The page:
Optimism through the lens of English grammar

I am an anxious person. Period. I think of the most crucial details, several times over until it becomes a calamity in my mind. And over a period of time, I have realised that my grammar got influenced by my mind, where unintentionally my statements became more passive than active. Simple answers became complicated in my head. And that lead to lengthier statements, with lots of maybes, buts and ifs. The phrase, won’t be able to, won’t happen, might not work, became the obvious answers to any discussion, even in a positive, easy going interaction of words. For example — If someone asks me, “will you get me a packet of chips?” My answer- “I’m NOT sure, if I go will go out.” Though, in my head, I know I will most likely go out. Another one — “I cannot go unless I get the visa.” This can be rephrased as — “I can only go if I get the visa.” From two negatives in a statement, I switched to two positives, the sentence holding the same meaning in the end.

I realise this now, that while talking, the instant I say something negative, my brain tells me to rephrase it into a positive one. A bad situation will not worsen by negating its value in a sentence, it might just get better to think it out in a better manner. I call it the “myopic speaking skill” where you short sight the problem which might or might not occur. Eradicating a negative mindset is too strong a step to be taken too quickly, my mind wouldn’t function on it so easily. So I’ll take a small step. I’ll fool my brain into speaking of a possible negative situation, in a general positive sentence. This will be me, wiring my fears as casual conversations. Maybe my English speaking skills will help me become a less anxiety prone human.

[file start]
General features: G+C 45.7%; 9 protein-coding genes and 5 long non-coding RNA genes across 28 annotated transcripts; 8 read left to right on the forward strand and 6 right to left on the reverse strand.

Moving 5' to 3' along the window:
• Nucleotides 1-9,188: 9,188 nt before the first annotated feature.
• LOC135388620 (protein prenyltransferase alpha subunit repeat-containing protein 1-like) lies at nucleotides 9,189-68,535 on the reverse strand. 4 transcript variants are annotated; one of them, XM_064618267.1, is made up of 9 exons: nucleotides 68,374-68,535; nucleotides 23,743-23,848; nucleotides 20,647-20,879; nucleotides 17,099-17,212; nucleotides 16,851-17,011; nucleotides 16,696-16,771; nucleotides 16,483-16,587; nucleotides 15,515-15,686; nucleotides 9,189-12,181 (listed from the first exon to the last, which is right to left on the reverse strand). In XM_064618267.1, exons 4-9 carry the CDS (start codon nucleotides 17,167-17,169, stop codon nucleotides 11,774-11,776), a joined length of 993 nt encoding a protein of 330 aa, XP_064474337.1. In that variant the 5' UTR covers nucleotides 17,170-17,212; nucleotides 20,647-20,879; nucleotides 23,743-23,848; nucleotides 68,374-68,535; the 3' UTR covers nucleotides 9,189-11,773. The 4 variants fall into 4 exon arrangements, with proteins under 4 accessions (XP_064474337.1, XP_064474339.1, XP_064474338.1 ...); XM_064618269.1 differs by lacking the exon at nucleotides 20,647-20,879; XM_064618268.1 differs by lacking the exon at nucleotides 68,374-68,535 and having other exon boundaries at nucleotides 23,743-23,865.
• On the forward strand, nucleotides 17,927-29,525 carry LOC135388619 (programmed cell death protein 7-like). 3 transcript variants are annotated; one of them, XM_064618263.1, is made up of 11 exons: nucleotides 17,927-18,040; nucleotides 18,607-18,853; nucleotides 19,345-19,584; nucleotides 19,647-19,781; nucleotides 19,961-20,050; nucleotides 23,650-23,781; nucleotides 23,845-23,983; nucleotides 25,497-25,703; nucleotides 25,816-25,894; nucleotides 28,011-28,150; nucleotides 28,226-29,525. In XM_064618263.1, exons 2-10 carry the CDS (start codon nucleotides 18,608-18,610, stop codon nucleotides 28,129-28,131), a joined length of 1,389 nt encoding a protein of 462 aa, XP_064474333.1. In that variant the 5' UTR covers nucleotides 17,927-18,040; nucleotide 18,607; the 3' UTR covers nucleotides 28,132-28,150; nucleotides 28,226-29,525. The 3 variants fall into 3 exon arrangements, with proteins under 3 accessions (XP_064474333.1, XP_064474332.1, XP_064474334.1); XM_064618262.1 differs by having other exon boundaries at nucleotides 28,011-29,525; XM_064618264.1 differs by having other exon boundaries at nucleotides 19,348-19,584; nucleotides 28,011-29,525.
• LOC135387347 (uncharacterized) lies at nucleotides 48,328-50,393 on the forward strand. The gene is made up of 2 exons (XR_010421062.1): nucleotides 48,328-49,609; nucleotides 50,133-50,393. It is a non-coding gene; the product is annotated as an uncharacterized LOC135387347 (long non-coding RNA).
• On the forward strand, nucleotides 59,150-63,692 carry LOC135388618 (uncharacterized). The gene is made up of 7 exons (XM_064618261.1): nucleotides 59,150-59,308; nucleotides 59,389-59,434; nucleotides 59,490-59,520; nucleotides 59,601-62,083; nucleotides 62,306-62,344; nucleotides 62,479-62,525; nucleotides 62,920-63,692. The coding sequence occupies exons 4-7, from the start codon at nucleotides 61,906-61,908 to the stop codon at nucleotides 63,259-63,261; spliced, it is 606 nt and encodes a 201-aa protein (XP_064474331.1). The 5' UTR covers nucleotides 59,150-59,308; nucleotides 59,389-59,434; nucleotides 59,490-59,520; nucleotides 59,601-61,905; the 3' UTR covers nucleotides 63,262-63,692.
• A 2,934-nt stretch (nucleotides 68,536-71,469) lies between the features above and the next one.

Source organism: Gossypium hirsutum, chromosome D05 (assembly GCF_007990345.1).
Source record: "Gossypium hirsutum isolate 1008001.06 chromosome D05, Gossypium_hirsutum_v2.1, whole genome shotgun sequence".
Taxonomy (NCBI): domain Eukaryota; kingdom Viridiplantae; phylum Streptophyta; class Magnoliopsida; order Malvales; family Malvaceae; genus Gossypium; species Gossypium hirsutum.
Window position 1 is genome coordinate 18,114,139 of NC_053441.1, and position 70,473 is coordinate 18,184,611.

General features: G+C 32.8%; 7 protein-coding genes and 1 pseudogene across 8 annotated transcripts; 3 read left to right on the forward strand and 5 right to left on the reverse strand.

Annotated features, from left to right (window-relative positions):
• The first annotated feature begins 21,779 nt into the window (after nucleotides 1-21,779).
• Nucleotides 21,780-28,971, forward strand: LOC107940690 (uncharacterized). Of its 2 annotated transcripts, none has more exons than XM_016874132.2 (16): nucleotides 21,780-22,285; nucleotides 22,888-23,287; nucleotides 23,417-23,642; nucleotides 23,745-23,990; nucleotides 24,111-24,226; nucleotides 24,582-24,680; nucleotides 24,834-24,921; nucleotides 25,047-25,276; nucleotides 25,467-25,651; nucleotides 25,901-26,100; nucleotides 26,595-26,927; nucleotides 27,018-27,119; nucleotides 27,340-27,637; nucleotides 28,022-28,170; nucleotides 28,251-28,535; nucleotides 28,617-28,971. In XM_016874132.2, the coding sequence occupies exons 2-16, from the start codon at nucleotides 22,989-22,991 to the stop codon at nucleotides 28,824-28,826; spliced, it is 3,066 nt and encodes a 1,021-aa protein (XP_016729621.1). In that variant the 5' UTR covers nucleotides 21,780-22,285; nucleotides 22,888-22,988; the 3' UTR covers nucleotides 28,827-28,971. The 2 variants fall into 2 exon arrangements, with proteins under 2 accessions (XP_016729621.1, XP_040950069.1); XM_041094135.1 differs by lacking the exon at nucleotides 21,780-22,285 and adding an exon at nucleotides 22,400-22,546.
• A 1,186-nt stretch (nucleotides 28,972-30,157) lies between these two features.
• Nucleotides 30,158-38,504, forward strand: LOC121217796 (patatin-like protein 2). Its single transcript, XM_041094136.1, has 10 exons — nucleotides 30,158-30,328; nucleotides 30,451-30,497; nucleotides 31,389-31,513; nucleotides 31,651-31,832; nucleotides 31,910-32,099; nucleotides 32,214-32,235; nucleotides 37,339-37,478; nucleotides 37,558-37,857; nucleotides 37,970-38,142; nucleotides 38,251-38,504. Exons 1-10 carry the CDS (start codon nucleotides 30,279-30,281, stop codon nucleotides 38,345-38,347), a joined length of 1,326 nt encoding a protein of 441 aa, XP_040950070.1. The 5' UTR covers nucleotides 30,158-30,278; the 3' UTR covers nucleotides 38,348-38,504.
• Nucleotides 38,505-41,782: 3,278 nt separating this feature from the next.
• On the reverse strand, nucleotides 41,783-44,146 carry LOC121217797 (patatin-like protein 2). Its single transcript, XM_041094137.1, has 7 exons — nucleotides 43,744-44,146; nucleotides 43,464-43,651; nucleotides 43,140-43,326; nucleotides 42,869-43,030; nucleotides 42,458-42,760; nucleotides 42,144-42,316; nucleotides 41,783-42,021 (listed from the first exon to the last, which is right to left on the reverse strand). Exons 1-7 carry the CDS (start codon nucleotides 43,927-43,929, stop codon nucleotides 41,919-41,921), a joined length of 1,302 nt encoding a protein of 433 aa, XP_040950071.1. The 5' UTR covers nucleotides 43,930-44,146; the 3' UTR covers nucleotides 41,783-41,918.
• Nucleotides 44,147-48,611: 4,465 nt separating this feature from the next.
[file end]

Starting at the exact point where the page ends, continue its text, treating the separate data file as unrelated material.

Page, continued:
Leave a Reply